Before leaving on the ride, the mountain men have to make extensive preparations, such as finding a cook and camp help. About five vehicles meet up with the riders along the way, helping to carry the food for the riders and horses, the bedrolls and other gear.
The riders start conditioning for their annual Rendezvous Ride a couple of months before the weeklong trip.
"It takes a lot of preriding to get your horse ready and yourself ready for the ride," Dean said. "You've got to be in shape. It's not an easy ride by any means."
Even with the pre-ride conditioning, the journey is still tough, according to Johnston.
"The first two days are a bear... because you're not used to riding 30-35 miles in one day," Johnston said. "After a couple of days it's not quite as bad, but you have to get your animals legged up where they can handle it. It's a lot of fun after the first two days."
During the trip, riders wake up well before daylight, between 4:30 and 5 a.m. The first order of business is starting a fire to warm up the riders. After that, it's breakfast time for both the horses and the mountain men.
"You've got to take care of your animals," Johnston said. "That's the main thing right there is making sure your animals are up to par to do the ride. And you have to take care of them and feed them good so they can make the whole ride."
The humans eat a hearty breakfast on the trail as well, such as biscuits and gravy, eggs and bacon. Then everyone packs up their gear, saddles up and starts on the next leg of their trip between 7:30 and 8 a.m.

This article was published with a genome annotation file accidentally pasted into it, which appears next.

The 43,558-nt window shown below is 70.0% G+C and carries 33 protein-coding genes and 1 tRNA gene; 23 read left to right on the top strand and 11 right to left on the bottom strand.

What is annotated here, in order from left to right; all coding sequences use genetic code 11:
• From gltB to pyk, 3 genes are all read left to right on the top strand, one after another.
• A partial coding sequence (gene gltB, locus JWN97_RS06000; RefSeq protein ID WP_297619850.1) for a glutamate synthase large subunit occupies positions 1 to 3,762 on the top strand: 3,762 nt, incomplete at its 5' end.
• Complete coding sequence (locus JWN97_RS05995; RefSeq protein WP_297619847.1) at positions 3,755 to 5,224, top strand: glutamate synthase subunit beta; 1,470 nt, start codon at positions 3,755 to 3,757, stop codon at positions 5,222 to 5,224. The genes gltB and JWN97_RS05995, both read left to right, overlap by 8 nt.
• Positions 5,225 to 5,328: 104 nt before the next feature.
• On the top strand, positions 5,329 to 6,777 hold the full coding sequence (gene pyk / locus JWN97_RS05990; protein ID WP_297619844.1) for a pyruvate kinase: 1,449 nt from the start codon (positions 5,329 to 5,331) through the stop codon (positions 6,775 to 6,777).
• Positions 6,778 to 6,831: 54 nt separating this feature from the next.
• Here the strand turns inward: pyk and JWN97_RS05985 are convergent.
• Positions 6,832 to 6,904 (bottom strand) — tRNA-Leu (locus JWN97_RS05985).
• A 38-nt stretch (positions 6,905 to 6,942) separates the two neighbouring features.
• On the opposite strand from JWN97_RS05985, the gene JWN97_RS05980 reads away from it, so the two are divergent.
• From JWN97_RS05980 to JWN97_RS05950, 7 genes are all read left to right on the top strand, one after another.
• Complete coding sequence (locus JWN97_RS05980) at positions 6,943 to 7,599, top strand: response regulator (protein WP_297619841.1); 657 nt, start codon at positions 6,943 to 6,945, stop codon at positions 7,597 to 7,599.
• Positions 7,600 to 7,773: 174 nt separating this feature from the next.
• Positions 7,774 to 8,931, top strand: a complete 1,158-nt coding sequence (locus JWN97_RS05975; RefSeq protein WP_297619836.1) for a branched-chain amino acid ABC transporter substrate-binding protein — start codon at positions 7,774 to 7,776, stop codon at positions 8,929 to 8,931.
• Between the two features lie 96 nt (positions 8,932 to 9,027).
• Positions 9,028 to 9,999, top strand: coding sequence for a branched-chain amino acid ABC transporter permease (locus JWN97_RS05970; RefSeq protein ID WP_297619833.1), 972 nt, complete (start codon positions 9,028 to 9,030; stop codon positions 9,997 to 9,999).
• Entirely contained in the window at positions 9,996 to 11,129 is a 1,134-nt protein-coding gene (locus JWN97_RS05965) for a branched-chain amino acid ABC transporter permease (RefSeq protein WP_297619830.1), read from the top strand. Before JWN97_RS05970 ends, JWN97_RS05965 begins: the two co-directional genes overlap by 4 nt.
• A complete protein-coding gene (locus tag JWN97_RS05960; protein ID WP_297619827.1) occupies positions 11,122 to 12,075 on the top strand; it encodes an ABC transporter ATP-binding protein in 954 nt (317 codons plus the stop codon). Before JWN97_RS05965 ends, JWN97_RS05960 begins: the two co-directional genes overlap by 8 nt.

Throughout the day, the beer truck will meet the riders on the trail and provide them with beer, soda, water, snacks and candy.
At noon, the cook generally meets up with the group to make lunch at the noon camp. If the cook is unable to reach the mountain men because of the remoteness of the route, the cook will pack the group a sack lunch. After lunch, the mountain men set off on the trail again.
"The fun part is seeing new country that a lot of guys just haven't seen before, little secret canyons or secret trails that the trail boss found," Staples said.
In the evenings, the riders settle into their campsite by feeding and watering the horses, eating dinner, and telling stories around the "BS" campfire.
"Since all the old timers are out there, they talk about the old times and how Williams and Arizona used to be and how much has changed," Staples said. "My favorite part is actually just sleeping out underneath the stars, just being tired from the day and full from that dinner and just being able to sleep 20 feet from my mule. That's what I like the most."
"Of course we've probably got a little better bed rolls than they had then," he said. "I know I do."
Although membership has declined in recent years because some of the older members have passed away, the Bill Williams Mountain Men are still going strong because of one major factor: the bonds the members form while on the trail.
"It's a lot of camaraderie and getting everybody together at one time," Johnston said of the group. "It's not for everybody of course. But we're trying to keep the west alive, you know? It's just a lot of fun."